What I Learned as a Writer in 2015 #writerslife #amwriting

In pursuing my ambition to publish great YA novels, here are some things I learned over the past year:

  1. Beyond the thrill of being able to express my passion for writing and books, there are great benefits to blogging, the best of which is getting to know creative, supportive fellow writers and book lovers, many of whom I now consider friends. I see you, Tracy L. Jackson, Beth @ betwixt-these-pages, Kelly Deeny, Elena Johansen, FamilyRules, Wallace CassAnnika Perry,  Pat Sherard, The Glitter Afficianado, Stephanie @ Eclectic ScribblingsMelanie Noell Bernard, Nate Philbrick,  Sabrina Marsi BooksJennifer F. Santucci, Mackenzie BatesStephanie @ yourdaughtersbookshelf Karen @ MyTrain of Thoughts,  Amanda d Bat,  Carolyn @ A Hundred Thousand StoriesErica @ Books the Thing,   the bookwormgirls123.
  2. I am better at editing a first draft on the computer than on a hard copy, even though a lot of advice-givers recommend against it.
  3. A style sheet is helpful, especially for tracking important plot dates.
  4. Literary agents are regular folks and book lovers just like us.
  5. To write first drafts without censoring myself.
  6. To create headers for each scene in Word so I can easily find them later using the navigation screen.
  7. To  keep a “book blurb” Word file for when I feel especially excited about my novel and get ideas on how to pitch it in future query letters.
  8. Short stories are not my preferred medium; what I truly love is writing novels (and I’m sort of learning it’s okay to be better at some things than others.)
  9. Flash fiction is fun…and challenging.
  10. Collecting images for novel inspiration boards on Pinterest is a blast and really does stimulate ideas.
  11. It’s still great to be able to hold a book in my hands, but reading novels on electronic devices won’t kill me.
  12. I want to get more into #bookstagram and #booklr.
  13. Saving the previous draft of a story before making editing changes avoids a lot of lost good writing.
  14. All writers, even the most successful ones, find writing novels to be really hard work.
  15. When I stay away from my novel for too long, I forget I’m actually good at writing it.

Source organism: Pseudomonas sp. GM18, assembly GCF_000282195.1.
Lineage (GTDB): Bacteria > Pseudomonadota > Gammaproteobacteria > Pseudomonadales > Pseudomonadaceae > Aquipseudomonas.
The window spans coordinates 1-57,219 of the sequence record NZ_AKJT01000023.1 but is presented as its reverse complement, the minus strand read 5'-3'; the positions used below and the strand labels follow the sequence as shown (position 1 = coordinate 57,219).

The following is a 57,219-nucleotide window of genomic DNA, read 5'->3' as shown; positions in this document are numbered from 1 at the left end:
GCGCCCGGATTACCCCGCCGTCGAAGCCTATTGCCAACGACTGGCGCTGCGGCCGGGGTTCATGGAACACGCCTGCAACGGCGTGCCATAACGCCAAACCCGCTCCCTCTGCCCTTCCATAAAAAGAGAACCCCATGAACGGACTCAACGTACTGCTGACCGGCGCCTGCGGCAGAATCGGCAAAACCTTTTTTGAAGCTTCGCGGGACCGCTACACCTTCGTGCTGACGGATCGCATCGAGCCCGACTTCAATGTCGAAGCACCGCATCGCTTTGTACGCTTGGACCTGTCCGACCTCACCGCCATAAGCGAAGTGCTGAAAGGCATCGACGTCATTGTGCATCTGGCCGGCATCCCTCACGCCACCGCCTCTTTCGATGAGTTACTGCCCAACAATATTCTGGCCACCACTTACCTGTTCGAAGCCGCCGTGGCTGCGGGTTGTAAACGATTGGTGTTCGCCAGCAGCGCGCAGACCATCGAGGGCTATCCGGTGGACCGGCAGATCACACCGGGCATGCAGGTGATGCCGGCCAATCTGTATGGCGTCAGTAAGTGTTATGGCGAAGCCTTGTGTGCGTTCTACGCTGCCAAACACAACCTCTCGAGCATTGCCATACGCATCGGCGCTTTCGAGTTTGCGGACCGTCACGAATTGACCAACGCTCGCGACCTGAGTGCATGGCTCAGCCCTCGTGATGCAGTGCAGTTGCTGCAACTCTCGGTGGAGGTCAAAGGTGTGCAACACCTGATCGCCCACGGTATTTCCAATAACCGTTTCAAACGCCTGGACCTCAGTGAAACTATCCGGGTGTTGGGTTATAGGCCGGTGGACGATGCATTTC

16. Even when I’m afraid to work on my novel, I do have the discipline and faith to always return to it.
  17. Daily writing goals and rewards make me a much more productive writer.
  18. My writing really does improve with practice.
  19. Beta critiquing other people’s novels makes me a better writer.
  20. Google Docs is a really handy tool that allows me to work on manuscripts on my phone, home computer, out-of-town relatives’ computers, and hotel lobby computers. . . but I still always keep multiple back-up copies of my work.
  21. A change purse is a great place to keep a flash drive.
  22. I really am dedicated to publishing YA novels and maybe, just maybe, I am worthy of success.

55 thoughts on “What I Learned as a Writer in 2015 #writerslife #amwriting

  1. Glad to be there for you. Now, on the subject of editing on the computer vs hard copy, there are advantages and disadvantages to it. In my opinion, doing it all on the computer tends to save time and office supplies that can be best utilized when printing out final drafts. I guess if you want to feel the paper under your fingers while you edit, then print edit draft after edit draft before you mark them up. Don’t worry, the paper and ink companies will gladly sell you replacements to bolster your flagging supply. 😉

    Liked by 2 people

  2. Loved reading this! It’s been great to connect with you and get to know you a little through blogging 😀 I think 2015 taught us a lot of the same lessons. I especially liked this one: “I’ve learned that when I stay away from my novel for too long, I forget I’m actually good at writing it.” Such truth. Keep up the awesome work, and may 2016 be a fantastic year!

    Liked by 2 people

  3. Happy New Year, Eve!!! Based on the writing you post on this site, I have no doubt that your YA novels are just as thoughtful and well written. I look forward to seeing your published work in my local bookstore. By the way, I am now intrigued to find out what #bookstagram is.

    Liked by 1 person

  4. Eve, it has been a delight meeting you and following you and your writing travels. Thank you for the mention. Your comments are so positive and full of truth – hard learnt lessons at times I wonder? I recently learnt the fear of not having multiple copies – always always back up is my motto now. So true what you say about letting the work rest for a bit and coming back to it – scary at first but great when you realise how good it is! As for editing – I have found a mixture of both works best for me. Editing on hard copy, but then whilst making changes seeing many other changes on the computer – odd but seems to work well and a style I’ve developed in the last few months. I wish you the best of luck with your writing in the coming year, may the creative energy remain strong and yes, keep writing!!

    Liked by 1 person

    • Your hard copy/computer editing hybrid method makes a lot of sense, too. I wouldn’t be surprised if my editing methods end up varying with each novel, but for now it’s nice to know that, even though the way I tried to edit my last novel didn’t work well at all, the method I’m currently using feels natural and productive. What a relief.

      Liked by 1 person